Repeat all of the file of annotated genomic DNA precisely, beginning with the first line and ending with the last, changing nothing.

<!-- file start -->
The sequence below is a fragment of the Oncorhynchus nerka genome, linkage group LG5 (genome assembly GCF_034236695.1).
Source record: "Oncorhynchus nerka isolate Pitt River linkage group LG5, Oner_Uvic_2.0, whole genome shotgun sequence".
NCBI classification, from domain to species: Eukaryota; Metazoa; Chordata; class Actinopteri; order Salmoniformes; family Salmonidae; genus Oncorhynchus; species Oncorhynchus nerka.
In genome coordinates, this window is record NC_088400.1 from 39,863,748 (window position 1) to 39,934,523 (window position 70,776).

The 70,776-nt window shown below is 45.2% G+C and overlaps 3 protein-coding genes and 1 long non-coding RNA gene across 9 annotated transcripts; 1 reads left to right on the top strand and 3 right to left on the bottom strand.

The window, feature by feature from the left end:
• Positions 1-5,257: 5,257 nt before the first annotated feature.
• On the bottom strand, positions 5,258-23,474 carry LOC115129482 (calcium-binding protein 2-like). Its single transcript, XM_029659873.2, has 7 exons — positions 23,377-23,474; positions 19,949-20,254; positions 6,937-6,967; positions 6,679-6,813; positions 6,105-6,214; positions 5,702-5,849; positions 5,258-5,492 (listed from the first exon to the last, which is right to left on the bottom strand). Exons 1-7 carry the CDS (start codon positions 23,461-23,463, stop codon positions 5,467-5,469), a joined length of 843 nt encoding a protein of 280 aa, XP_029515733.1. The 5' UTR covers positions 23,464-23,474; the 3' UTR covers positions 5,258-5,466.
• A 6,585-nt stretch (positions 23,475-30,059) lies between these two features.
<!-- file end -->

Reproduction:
The sequence below is a fragment of the Oncorhynchus nerka genome, linkage group LG5 (genome assembly GCF_034236695.1).
Source record: "Oncorhynchus nerka isolate Pitt River linkage group LG5, Oner_Uvic_2.0, whole genome shotgun sequence".
NCBI classification, from domain to species: Eukaryota; Metazoa; Chordata; class Actinopteri; order Salmoniformes; family Salmonidae; genus Oncorhynchus; species Oncorhynchus nerka.
In genome coordinates, this window is record NC_088400.1 from 39,863,748 (window position 1) to 39,934,523 (window position 70,776).

The 70,776-nt window shown below is 45.2% G+C and overlaps 3 protein-coding genes and 1 long non-coding RNA gene across 9 annotated transcripts; 1 reads left to right on the top strand and 3 right to left on the bottom strand.

The window, feature by feature from the left end:
• Positions 1-5,257: 5,257 nt before the first annotated feature.
• On the bottom strand, positions 5,258-23,474 carry LOC115129482 (calcium-binding protein 2-like). Its single transcript, XM_029659873.2, has 7 exons — positions 23,377-23,474; positions 19,949-20,254; positions 6,937-6,967; positions 6,679-6,813; positions 6,105-6,214; positions 5,702-5,849; positions 5,258-5,492 (listed from the first exon to the last, which is right to left on the bottom strand). Exons 1-7 carry the CDS (start codon positions 23,461-23,463, stop codon positions 5,467-5,469), a joined length of 843 nt encoding a protein of 280 aa, XP_029515733.1. The 5' UTR covers positions 23,464-23,474; the 3' UTR covers positions 5,258-5,466.
• A 6,585-nt stretch (positions 23,475-30,059) lies between these two features.